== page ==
It is not likely that most people (except for diehard Dodgers fans) were paying attention to the movements of Dodgers minor league outfielder Jamie Hoffmann.
Hoffmann, who played briefly for the Dodgers last year, found himself in spring training for the Yankees through the arcane mechanism of something known as the Rule 5 draft. (If you already know what it is, I won't define it again. If you are truly curious to learn what it is, you can read about it here.)
The Yankees had to keep Hoffmann on their 25-man roster or offer him back to the team that owned his rights previously, i.e., the Dodgers. And, today, the Yankees decided to send Hoffmann back to Los Angeles.
However, Hoffmann was apparently not known well enough to the Los Angeles Times. Kevin Baxter's Fabulous Forum post referred to the return of Jamie Hoffman. (Screen grab below in case it got fixed by the time you read this.)
The Times wasn't the only offender. The Dodgers own website actually had the name spelled incorrectly for several hours of the day, although it has been fixed now. However, I saved a screen capture of the typo earlier in the day. (Although it came out a bit small.)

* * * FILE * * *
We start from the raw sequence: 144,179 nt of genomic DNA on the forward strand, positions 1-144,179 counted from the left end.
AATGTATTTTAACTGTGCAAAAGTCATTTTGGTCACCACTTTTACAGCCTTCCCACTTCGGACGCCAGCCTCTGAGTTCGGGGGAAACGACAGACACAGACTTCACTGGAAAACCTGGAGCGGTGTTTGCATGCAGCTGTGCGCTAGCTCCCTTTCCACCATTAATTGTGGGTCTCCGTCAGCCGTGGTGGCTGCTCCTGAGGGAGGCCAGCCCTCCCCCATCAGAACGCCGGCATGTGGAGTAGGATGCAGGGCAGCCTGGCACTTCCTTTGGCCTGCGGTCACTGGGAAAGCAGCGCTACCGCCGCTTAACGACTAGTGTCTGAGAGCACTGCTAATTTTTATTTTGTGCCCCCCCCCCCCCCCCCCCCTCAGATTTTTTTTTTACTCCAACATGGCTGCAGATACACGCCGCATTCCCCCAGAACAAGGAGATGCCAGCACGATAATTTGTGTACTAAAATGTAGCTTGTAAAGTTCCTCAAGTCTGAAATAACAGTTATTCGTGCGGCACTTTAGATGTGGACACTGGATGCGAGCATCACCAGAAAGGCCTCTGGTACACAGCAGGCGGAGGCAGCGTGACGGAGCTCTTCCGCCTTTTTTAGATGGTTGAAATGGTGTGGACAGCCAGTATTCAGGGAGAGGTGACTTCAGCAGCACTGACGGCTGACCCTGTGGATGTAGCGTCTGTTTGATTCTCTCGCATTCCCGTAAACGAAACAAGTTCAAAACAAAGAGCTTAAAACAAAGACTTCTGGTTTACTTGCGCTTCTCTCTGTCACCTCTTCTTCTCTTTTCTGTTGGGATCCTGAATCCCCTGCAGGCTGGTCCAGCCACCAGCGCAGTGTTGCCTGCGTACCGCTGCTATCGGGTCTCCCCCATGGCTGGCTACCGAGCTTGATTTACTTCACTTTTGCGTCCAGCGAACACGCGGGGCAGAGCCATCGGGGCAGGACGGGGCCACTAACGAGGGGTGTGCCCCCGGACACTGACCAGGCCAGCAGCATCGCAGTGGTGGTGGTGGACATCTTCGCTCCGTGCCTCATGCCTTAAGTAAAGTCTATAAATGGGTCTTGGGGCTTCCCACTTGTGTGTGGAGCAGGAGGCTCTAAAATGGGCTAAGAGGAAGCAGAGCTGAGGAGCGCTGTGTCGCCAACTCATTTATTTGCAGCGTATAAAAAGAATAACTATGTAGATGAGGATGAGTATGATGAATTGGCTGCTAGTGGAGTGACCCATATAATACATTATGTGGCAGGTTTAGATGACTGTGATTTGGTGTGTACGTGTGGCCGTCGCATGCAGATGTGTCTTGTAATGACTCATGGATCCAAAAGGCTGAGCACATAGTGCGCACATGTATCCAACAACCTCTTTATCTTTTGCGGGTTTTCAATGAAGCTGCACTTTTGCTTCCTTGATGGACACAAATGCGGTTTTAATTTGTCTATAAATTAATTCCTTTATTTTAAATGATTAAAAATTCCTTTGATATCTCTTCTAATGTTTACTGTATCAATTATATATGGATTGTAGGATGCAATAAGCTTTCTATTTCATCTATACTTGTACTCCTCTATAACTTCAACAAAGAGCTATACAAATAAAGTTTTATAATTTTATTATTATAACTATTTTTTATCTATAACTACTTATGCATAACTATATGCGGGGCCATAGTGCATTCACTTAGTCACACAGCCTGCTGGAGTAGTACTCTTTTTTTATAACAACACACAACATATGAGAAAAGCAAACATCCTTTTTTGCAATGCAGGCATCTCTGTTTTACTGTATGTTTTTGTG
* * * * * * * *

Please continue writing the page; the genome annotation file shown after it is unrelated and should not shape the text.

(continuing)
Typos like this are honest mistakes, although if you have a surname like mine (see above if you forgotten), it is all too common. Those of us with German names often get cheated out of our second n.
The best I can figure the reasons for this are:
- The -man ending is much more common than -mann, or at least more famous (compare Dustin Hoffman to Jamie Hoffmann or compare "Timmerman" against "Timmermann" in Google.)
- The -man ending phonetically sounds correct.
As far as I know, the first Timmermanns that came to the United States dragged their silent n across the Atlantic with them in the 1830s, settling in Illinois, where they were free to practice their own religion, start their own farms, and revel in their extra consonants.
The -manns of the United States are starting to become more prominent. On the left, there is MSNBC commentator Keith Olbermann. On the right, there is Minnesota Representative Michele Bachmann. That is likely the end of the similarities between those two people.
The inspiration for the headline to this post is Jacques Offenbach's opera Les Contes d'Hoffmann (The Tales of Hoffmann). The opera is based on short stories by a German writer E.T.A. Hoffmann.
Fortunately, opera fans are more familiar with German. And they would never misspell the name of the work. Would they?
I suppose I shall press on with my quixotic, or perhaps simply pointless, quest to get people to spell my surname correctly. Or maybe I'll just tell people to call me Bob.